My Sweet Canary, a documentary directed by Roy Sher, 2011 was a highlight of the ninth annual San Francisco Greek Film Festival. It not only traces the life of singer Roza Eshkanazi but also follows an international ensemble of musicians that publicly performs many of her songs in Turkish, Greek, and Ladino.
Roza Eshkanazi, born Sarah Skinazi around 1895 in the Ottoman capital, Constantinople, to a poor Sephardic Jewish family. Her father was a rag picker and her mother worked as a maid for a wealthy family. Roza never learned to read or write but enjoyed a long career as a singer and dancer of Rebetiko and other traditional music styles popular a century ago.
She can be compared to such legendary female singers as Uum Kalthum (Egypt), Edith Piaf (France), and Billie Holiday (USA). Rebetiko (often called Greek blues) was the urban, popular music of the underclass in Constantinople and most of the musicians who played it were from marginalized ethnic minorities.
Early on her family moved to Salonika, the second largest city in the Ottoman Empire. It became part of Greece in 1912. Before World War II, Sephardic Jews were the predominate population in the city. Less then five percent escaped deportation to Auschwitz.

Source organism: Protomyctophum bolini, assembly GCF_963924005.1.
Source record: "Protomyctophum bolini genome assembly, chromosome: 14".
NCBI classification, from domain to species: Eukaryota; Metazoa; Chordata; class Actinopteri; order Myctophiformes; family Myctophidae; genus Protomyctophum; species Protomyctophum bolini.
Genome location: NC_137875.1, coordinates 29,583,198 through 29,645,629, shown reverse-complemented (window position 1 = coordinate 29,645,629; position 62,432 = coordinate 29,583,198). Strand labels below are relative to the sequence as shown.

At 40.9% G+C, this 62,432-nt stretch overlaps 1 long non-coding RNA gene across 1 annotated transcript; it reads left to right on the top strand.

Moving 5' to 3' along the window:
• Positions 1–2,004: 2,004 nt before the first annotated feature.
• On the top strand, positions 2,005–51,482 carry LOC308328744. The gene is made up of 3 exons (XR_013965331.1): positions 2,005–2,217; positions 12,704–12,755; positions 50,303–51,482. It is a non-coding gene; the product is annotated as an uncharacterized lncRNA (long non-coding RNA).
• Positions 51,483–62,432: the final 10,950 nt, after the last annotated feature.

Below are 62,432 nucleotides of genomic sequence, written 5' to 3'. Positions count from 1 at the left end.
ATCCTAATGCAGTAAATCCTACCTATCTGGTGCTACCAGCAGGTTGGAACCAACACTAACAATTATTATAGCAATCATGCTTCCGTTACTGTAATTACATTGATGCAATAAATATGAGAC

A German military officer protected her and others during the Nazi Occupation. She narrowly escaped extermination after being reported by a Greek. She made a brief musical comeback before her death in 1980.
Even though I’m not a fan of Rebetiko, I thoroughly enjoyed My Sweet Canary, especially the contemporary renditions performed by Mehtap Demir, a Turkish singer and musician; Martha D. Lewis, a British-born Greek Cypriot; and Tomer Katz, an Israeli oud and bouzouki player. Their tour began in Istanbul and then moved to Thessaloniki before ending in Athens.
copyright © 2012 by N. A. Diaman, all rights reserved